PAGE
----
President Aquino on Tuesday acknowledged flaws in the Department of Agriculture’s release of P89.2 million from the pork barrel of eight congressmen to an alleged dummy agency and said saying sorry was not enough.
For the first time, the President was reacting to allegations that P10 billion in Priority Development Assistance Fund (PDAF) of lawmakers had been channeled to ghost projects of bogus nongovernment organizations (NGOs) allegedly controlled by businesswoman Janet Lim-Napoles over the past decade.
Aquino told reporters he had reminded Agriculture Secretary Proceso Alcala and Budget Secretary Florencio Abad that his administration had been warned about irregularities in the release of PDAF funds.
“We saw this. This was pointed out to us,” he said.
“There are doubts over these transactions. We can’t just say sorry. How can we have stricter rules to prevent this kind of situation, if this really happened?” he added, without elaborating.
The President said he expected Alcala and Abad to come up with new measures to prevent the recurrence of these questionable funneling of pork barrel and other public funds if indeed they continued to thrive.
He did not deny certain flaws in the PDAF, or pork barrel, allocation. He said the allegations linking Alcala to the release of P89.2 million to a bogus NGO would be part of the inquiry by the National Bureau of Investigation into the alleged Napoles racket.
Aquino, however, noted that the amount released under Alcala’s watch was peanuts compared to the P728-million fertilizer scam in 2004 under the Arroyo administration.
Certainty of punishment
“You yourself said it’s P90 million. Compare that to the fertilizer scam, how big is the difference? And the fertilizer scam is just the tip of the iceberg—there’s more,” he said in an ambush interview on Subic Bay, where he presided over the arrival ceremony for the Navy’s new warship, BRP Ramon Alcaraz.
The President shrugged off suggestions that allies of the administration and Cabinet members would be spared from the NBI inquiry.
“I said that in my Sona (State of the Nation Address). Wherever the evidence leads us, wherever we could obtain evidence, we will follow wherever the evidence points us. We will not file weak cases—it is important that the evidence is strong—so that whoever is at fault (would be aware of the) certainty of punishment,” said Aquino.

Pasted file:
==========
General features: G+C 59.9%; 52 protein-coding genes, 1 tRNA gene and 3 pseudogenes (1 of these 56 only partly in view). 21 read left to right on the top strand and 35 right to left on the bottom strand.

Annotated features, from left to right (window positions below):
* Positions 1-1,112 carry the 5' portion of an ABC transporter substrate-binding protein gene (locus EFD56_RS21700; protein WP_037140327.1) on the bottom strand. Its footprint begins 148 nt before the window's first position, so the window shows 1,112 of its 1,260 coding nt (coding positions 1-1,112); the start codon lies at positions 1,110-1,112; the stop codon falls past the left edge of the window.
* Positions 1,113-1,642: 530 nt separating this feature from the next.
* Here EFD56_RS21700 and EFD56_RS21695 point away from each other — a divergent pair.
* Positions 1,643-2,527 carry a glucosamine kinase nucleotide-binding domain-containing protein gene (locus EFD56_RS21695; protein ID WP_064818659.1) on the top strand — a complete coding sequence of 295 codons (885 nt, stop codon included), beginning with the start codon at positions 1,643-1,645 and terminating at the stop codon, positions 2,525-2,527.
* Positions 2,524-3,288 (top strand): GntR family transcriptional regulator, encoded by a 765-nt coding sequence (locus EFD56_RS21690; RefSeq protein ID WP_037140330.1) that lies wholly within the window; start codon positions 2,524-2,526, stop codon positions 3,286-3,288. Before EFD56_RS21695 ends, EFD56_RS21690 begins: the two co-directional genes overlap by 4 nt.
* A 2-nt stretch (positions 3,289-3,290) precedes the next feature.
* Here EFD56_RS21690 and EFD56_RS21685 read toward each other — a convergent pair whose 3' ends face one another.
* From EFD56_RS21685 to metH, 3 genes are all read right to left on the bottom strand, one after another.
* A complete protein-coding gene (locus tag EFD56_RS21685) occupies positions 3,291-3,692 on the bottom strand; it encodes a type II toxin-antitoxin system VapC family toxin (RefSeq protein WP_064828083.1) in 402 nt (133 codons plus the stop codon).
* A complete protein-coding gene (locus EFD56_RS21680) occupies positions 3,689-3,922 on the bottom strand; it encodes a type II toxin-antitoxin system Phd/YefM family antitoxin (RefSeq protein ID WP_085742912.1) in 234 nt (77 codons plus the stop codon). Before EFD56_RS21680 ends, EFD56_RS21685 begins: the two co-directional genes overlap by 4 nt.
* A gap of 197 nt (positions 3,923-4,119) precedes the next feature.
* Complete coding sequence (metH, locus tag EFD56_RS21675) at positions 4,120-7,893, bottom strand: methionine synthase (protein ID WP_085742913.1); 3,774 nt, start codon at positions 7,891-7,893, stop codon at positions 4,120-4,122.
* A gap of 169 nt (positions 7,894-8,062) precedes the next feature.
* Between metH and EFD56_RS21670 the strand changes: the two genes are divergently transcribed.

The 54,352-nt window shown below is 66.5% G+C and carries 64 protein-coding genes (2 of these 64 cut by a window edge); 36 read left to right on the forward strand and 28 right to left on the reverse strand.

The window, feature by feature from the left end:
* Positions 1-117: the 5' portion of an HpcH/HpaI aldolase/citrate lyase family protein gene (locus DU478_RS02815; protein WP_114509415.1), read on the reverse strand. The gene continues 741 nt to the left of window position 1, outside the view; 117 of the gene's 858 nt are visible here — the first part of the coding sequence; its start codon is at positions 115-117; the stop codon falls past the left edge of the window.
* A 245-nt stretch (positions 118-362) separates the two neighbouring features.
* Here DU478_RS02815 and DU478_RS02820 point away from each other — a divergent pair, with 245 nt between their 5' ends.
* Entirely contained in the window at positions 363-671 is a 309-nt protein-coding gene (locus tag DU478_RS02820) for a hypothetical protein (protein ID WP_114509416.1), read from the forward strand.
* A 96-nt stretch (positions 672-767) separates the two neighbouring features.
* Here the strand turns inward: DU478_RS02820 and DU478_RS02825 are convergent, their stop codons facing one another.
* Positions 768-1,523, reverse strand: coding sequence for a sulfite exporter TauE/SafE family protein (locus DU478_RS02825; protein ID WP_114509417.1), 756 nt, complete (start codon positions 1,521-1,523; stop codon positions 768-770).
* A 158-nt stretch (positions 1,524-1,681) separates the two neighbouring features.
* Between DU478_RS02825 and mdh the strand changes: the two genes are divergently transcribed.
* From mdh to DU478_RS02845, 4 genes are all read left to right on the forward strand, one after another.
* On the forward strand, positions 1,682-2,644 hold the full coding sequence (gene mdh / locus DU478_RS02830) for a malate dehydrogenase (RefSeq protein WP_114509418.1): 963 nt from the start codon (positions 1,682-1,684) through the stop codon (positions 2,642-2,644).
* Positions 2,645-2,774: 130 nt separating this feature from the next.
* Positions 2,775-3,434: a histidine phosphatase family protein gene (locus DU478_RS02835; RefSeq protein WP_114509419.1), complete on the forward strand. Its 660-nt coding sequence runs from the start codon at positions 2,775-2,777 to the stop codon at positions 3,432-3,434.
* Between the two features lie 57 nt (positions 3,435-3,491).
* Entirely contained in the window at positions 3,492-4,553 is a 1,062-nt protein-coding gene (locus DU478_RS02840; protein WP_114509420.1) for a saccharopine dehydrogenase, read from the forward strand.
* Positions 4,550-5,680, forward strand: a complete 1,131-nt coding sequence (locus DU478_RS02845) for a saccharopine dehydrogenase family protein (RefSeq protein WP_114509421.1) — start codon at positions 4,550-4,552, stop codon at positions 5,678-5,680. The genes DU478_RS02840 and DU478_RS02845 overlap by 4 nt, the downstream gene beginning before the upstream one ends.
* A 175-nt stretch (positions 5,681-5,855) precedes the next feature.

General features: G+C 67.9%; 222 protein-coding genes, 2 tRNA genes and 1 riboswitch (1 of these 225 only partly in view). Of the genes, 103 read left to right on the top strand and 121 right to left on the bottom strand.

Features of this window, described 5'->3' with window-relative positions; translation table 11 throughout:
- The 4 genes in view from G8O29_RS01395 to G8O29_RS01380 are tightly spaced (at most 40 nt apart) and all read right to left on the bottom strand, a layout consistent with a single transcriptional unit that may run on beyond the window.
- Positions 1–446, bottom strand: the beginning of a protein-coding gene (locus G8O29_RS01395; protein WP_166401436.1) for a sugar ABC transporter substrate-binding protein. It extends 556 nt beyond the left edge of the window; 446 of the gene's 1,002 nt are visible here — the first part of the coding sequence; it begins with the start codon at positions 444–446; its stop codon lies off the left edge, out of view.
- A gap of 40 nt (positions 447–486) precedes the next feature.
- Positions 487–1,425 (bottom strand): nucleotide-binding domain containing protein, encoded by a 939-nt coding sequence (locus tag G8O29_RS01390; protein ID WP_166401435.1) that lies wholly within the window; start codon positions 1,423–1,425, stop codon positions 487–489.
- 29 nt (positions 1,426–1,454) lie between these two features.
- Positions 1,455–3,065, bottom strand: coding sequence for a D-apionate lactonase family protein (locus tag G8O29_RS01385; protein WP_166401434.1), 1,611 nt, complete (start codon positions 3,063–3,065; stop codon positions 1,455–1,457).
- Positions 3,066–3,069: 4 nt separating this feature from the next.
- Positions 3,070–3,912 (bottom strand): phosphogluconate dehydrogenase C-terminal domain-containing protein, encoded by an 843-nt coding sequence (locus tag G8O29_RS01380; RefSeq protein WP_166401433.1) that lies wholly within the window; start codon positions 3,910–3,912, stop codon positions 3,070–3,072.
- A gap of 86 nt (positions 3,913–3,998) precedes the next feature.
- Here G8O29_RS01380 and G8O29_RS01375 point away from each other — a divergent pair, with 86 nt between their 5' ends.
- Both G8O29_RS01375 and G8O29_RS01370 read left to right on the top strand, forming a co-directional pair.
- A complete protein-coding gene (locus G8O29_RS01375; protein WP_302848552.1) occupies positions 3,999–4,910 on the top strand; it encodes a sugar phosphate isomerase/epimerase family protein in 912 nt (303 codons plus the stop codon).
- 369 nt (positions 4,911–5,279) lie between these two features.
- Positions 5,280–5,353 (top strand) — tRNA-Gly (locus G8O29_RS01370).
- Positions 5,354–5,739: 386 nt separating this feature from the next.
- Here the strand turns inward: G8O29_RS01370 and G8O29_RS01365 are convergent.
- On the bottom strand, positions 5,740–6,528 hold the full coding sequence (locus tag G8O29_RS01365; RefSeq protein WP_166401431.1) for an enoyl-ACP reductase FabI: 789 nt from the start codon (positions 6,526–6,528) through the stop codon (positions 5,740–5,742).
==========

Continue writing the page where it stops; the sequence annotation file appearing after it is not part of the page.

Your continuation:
All the allegations cropping up related to the pork barrel scam, including the P89.2 million released by the agriculture department to Kaupdanan para sa Mangunguma Foundation, an NGO allegedly controlled by Napoles, for 11 projects of eight House members in the past Congress, would be covered in the NBI probe.
“All will be included,” the President said. “We have been stricter, and that’s true. Many have been affected by the stricter process (of accreditation of NGOs and releasing of public funds).”
He disclosed that his administration had streamlined the list of NGOs to be accredited as recipients of pork barrel besides the tightened accreditation of NGOs by the agriculture department.
“We have seen a big decline (in the number of accredited NGOs),” he said. “We can’t really say that the (process) would be perfect. We can’t just say that there’s a zero opportunity for crooks to take advantage of, etcetera,” he said.
“But between Secretary Alcala and Secretary Abad, I told them to explain the steps that have been undertaken from the time that we started office,” he said, explaining that Alcala would be “demonstrating” the changes he had instituted thus far.
Comparing the situation between the past leadership in the department and the current one under Alcala, “there is a very marked difference in opportunities for potential … misuse of public funds.”
Asked if he had explicitly told Alcala to explain initial reports linking him to the misuse of PDAF funds, Aquino said: “No, that’s why, he’s coming out this week. He will explain all of the steps that I have undertaken from the time that we started.”
Question of priorities
The President stressed that Alcala’s primary function was to improve agriculture and food security.
“We should understand that all of them (Cabinet members and agency heads)—when we see problems or potential problems—they are ordered to look into these (problems). But we can’t focus on all these at the same time, but one at a time, isn’t that so? So prioritization is needed,” he said.
“Let me repeat this. The record, I think, will speak for itself. If you contrast the (past anomalous transactions) that had been allowed to (escape scrutiny) versus the ones that prospered this time, there’s a … dramatic (improvement),” he said, citing the P728-million fertilizer scam.
“That’s initial (amount), right? Then there’s Part 2, Part 3, etcetera, (to the fertilizer scam). What (the agriculture department) is now being accused of is, so far, P90 (million),” he said, but thought that the amount involved was only P19 million—not P90 million.
“Well, that’s news to me—the P90 (million). Initially, only P19 (million) was being questioned. But I’ll ask him (Alcala) to look at the list of (releases to NGOs). But still, practically, (we’re only talking of about) 10 percent of what used to (go into questionable releases), or just one transaction from a series of transactions,” Aquino said.